On joining Twitter as an employee, she would be responsible for finding ways for influencers to make money from the platform, and exploring opportunities around crypto, as head of its early-stage bets.

Initially, she directed research into what creators want from the platform, according to two colleagues, one of whom said the results were “sobering” because the company had failed to adequately cater to creators by this point. Crawford then worked on plans to address their demands, which included focusing on the audio feature Spaces, one of Twitter’s most successful updates, and on creator subscriptions.

Several current and former colleagues describe her as empathetic and diplomatic: her calendar is typically open for all to see, and she buys customised mugs for team members. Her charm, combined with a start-up mentality, has earned her Musk’s trust, according to three people who have worked with her, one of whom said that she was able to influence him by challenging him tactfully behind closed doors rather than publicly.

Crawford was responsible for smoothing tensions over at Apple, two of the people said, including after Musk publicly harangued chief executive Tim Cook over fees the tech group charges developers of its app store.

Her ideas have not always been welcomed. Crawford was among the proponents for Twitter’s controversial and now-halted plan to introduce a feature that would allow users to offer videos of adult content behind a paywall similar to that posted on subscriptions site OnlyFans, according to two people familiar with the matter.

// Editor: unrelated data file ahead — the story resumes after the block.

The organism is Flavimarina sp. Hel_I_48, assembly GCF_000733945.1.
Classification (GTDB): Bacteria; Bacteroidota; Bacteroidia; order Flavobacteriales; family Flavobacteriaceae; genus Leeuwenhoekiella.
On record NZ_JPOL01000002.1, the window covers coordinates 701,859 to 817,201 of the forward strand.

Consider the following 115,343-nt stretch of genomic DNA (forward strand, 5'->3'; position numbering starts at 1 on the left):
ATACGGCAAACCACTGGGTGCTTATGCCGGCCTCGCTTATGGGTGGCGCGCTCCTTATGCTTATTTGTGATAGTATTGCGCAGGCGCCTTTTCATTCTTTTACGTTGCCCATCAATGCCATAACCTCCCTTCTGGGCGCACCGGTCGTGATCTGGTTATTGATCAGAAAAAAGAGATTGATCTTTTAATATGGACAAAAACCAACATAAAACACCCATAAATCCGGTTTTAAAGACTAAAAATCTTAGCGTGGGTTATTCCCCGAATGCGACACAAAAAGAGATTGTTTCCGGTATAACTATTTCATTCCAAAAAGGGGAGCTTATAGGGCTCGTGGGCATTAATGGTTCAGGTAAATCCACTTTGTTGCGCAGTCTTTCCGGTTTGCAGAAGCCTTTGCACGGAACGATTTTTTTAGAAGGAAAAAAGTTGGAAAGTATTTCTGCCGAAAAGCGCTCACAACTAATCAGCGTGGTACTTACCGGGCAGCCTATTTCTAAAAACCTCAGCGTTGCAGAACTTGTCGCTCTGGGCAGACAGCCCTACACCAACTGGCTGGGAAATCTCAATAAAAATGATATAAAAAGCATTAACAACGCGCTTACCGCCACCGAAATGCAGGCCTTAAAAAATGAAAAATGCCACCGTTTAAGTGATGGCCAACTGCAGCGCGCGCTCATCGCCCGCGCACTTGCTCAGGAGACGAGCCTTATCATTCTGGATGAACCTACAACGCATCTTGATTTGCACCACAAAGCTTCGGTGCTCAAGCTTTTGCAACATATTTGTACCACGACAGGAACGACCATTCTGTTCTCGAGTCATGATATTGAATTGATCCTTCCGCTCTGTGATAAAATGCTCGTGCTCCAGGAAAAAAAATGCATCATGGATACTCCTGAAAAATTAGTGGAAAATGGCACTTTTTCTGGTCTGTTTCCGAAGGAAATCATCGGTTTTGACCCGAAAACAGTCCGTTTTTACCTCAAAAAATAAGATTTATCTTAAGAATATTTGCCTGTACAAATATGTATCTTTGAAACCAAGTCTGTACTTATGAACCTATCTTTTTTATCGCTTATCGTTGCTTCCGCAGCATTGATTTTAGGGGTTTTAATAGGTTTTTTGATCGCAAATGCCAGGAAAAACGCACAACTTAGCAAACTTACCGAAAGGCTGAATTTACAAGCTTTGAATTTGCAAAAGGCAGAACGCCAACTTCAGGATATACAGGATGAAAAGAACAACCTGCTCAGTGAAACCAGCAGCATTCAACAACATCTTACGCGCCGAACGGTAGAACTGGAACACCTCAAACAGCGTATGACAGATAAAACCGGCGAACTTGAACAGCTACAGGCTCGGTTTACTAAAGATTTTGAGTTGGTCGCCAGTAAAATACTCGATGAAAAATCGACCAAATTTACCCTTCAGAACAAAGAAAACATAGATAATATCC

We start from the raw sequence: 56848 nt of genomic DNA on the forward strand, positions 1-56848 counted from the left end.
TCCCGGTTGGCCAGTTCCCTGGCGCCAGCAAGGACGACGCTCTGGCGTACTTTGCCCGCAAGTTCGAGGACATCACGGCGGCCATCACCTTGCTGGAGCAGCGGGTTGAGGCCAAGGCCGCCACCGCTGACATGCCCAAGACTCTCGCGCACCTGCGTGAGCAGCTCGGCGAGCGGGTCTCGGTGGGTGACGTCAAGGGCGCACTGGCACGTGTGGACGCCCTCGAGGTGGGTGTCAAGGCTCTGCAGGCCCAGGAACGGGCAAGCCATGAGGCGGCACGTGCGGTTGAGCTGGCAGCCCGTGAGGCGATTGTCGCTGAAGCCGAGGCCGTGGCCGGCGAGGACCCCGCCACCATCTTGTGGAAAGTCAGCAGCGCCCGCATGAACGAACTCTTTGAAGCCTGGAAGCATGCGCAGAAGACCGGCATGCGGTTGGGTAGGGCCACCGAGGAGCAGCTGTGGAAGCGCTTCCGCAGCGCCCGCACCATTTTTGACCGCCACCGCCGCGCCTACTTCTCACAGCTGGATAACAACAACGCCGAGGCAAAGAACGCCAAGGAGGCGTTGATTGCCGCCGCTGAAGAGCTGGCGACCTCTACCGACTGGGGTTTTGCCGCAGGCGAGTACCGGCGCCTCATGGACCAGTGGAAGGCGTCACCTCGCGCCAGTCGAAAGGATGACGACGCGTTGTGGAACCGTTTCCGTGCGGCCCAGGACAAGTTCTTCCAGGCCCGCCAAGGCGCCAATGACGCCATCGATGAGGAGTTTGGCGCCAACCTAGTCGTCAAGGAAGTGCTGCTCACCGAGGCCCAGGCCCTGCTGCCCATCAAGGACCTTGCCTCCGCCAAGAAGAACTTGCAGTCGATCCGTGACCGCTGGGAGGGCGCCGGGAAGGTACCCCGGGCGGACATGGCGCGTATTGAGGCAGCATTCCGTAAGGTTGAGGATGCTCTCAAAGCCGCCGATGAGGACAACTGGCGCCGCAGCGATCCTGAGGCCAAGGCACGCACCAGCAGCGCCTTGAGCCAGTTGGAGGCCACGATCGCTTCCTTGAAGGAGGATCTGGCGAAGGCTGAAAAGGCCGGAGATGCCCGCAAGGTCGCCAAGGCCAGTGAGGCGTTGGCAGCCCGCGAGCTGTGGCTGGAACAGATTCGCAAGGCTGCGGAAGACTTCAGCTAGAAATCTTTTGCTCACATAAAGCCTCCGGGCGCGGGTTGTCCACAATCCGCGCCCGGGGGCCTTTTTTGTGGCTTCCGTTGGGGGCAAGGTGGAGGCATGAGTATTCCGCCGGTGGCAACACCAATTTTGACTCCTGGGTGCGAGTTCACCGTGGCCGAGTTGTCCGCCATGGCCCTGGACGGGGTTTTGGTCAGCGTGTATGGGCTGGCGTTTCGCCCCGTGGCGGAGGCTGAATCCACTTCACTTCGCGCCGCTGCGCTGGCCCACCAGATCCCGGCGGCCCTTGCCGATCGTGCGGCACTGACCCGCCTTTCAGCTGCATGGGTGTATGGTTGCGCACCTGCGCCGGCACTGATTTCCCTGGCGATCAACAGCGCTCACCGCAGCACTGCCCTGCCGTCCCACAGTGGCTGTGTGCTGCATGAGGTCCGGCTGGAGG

Many former staffers, meanwhile, resent her embrace of the spotlight. She regularly posts a mix of Twitter business updates and inspirational corporate speak to her 50,000 followers.


Resentment is a strong emotion which often blinds people to reality. Seems to me Crawford is making the best of what she’s been handed – which is an absolute dog’s dinner.
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Open rates and keywords are dead: here’s why · One Man & His Blog

Adam Tinworth:


Giving things up is never easy, but it’s deeply beneficial to us. Whether it’s letting go of past slights, decluttering our homes — or finally abandoning publishing recieved wisdom that is dragging you backwards in 2023.

So, here’s either a late set of New Year’s Resolutions or an early list of things publishers should give up for Lent — and for the foreseeable future, too. And they’re all based on mistakes I’ve seen publishers making over the last year or so.


“Open rates” – how many people bothered to look at your missive – is a particular one he criticises, along with SEO keywords, Twitter, TikTok (controversial!) and Google Analytics. His explanations for why are a good overview of how the web is shifting.
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GoTo security breach update confirms hackers stole customer backups – The Verge

Umar Shakir:


The company, which was formerly known as LogMeIn, is updating its blog post about the breach for the first time since November 30th, when GoTo confirmed “unusual activity” within its development environment and cloud storage service.